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    Disneyland union files charges over Mickey Mouse raised fist buttons
    • June 12, 2024

    A Mickey Mouse button with the Disney icon’s white gloved hand raised in a fist as a symbol of fighting oppression is pitting workers against managers at Disneyland as union negotiations continue over a new contract for more than a third of the 35,000 park employees.

    Master Services Council, which represents 13,000 Disneyland employees from four unions, filed unfair labor practice charges on Tuesday, June 11 on behalf of more than 500 workers who were disciplined for wearing union buttons with Mickey’s raised fist.

    ALSO SEE: 7 reasons Disneyland characters want to unionize

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    The charges will be investigated by the National Labor Relations Board, according to Master Services.

    Today, Disney cast members announced that they have filed unfair labor practice charges against Disney on behalf of 13,000 workers at the resort for unlawful discipline, intimidation and surveillance of union members exercising their right to wear union buttons at work.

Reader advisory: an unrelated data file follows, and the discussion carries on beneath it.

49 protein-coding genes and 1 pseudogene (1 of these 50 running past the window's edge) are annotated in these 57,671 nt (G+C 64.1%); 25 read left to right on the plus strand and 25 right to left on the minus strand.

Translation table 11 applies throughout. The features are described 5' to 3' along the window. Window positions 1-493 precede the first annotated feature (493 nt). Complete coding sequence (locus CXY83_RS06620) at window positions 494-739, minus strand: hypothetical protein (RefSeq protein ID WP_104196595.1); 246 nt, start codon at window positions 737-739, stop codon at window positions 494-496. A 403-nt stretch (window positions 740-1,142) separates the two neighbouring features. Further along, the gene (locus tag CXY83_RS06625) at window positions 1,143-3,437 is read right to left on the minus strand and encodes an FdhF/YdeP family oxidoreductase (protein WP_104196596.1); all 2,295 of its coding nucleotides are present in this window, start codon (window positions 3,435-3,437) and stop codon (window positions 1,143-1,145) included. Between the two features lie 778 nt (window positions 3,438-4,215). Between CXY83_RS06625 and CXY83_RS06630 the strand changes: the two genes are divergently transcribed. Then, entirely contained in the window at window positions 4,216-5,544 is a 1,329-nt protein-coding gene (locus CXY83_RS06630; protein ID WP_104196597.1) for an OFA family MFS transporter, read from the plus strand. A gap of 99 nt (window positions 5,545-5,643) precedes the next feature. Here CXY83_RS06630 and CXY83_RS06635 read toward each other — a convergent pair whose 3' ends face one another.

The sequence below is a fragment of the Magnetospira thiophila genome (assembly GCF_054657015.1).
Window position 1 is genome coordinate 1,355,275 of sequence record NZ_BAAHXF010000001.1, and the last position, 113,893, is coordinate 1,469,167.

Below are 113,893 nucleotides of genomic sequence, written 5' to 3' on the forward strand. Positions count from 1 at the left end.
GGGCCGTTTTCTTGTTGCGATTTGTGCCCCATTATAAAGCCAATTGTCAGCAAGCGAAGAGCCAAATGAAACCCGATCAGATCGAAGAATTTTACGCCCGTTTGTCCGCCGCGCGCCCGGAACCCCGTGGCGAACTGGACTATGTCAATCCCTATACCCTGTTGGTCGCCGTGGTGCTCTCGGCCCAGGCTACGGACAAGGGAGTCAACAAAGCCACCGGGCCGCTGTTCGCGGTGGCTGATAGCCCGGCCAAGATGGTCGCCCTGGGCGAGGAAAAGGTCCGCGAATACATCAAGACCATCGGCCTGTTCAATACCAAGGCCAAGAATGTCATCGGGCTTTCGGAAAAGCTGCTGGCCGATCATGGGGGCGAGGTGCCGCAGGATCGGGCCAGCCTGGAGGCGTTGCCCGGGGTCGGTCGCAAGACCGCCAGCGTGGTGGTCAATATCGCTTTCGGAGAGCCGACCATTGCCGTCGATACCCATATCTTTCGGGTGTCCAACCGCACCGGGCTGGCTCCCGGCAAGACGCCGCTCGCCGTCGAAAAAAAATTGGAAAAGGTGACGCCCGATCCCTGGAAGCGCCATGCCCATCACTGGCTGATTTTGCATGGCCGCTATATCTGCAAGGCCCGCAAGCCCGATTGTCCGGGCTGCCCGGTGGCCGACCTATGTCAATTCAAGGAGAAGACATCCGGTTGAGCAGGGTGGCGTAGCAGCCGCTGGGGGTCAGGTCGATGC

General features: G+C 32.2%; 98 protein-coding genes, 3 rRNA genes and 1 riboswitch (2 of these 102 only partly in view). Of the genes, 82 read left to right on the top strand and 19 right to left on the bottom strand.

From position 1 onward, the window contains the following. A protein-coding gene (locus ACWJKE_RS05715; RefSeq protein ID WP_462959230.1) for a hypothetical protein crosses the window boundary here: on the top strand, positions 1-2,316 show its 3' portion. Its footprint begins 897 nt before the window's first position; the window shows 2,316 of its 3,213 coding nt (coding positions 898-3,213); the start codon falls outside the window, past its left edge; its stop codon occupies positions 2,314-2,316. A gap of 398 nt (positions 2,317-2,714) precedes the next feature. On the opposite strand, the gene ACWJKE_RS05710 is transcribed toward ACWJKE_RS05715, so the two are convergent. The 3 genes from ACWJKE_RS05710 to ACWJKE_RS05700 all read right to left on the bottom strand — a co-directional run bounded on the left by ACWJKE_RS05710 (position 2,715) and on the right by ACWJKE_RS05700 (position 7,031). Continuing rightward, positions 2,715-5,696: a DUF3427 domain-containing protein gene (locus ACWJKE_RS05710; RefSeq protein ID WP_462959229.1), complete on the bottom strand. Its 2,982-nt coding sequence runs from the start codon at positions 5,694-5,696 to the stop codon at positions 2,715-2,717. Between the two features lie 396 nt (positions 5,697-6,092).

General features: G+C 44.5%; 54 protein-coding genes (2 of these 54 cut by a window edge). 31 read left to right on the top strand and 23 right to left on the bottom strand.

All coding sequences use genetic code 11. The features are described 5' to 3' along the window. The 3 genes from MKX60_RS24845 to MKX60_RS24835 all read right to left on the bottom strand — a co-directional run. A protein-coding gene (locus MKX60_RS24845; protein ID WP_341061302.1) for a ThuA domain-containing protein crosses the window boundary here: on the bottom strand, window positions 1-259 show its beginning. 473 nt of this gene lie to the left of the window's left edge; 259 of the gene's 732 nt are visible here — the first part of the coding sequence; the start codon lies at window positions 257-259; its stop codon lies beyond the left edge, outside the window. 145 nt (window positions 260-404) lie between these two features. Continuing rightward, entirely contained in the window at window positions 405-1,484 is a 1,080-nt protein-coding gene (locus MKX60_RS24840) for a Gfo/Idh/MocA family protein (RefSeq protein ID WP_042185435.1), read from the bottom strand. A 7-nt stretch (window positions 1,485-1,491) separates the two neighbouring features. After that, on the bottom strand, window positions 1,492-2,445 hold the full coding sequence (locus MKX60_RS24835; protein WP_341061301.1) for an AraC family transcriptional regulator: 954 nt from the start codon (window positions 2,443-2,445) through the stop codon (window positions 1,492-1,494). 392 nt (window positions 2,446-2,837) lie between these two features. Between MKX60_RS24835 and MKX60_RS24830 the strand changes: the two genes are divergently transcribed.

— DisneyWorkersRising (@disneyrising24) June 11, 2024

    “Disneyland Resort cast members may only wear buttons and pins that are a part of their costumes while at work so that the show is maintained for our guests,” according to Disneyland officials.

    ALSO SEE: Disneyland president remembers ‘kind’ and ‘gentle’ employee who died after backstage accident

    Disneyland cast members may be asked to remove any item that’s not part of the Disney Look and could receive a verbal warning and disciplinary action for repeated violations, according to Disneyland officials.

    Less than a handful of Disneyland cast members have received disciplinary action to date, according to Disneyland officials.

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    The union cited a 1945 U.S. Supreme Court ruling that allows employees to wear union insignia at work even if they must follow a dress code.

    Disney Look dress code guidelines that famously regulate on-stage costumes, hairstyles, mustaches, beards, sideburns, nail polish and jewelry have been loosened in recent years to introduce more diversity and inclusivity into Disney’s theme parks, workforce and company culture.

    The union coalition — which has been negotiating with Disney over a new contract since April — represents ride operators, store clerks, custodians, candy makers and other cast members, Disney parlance for employees. The contract expires June 16.

    ​ Orange County Register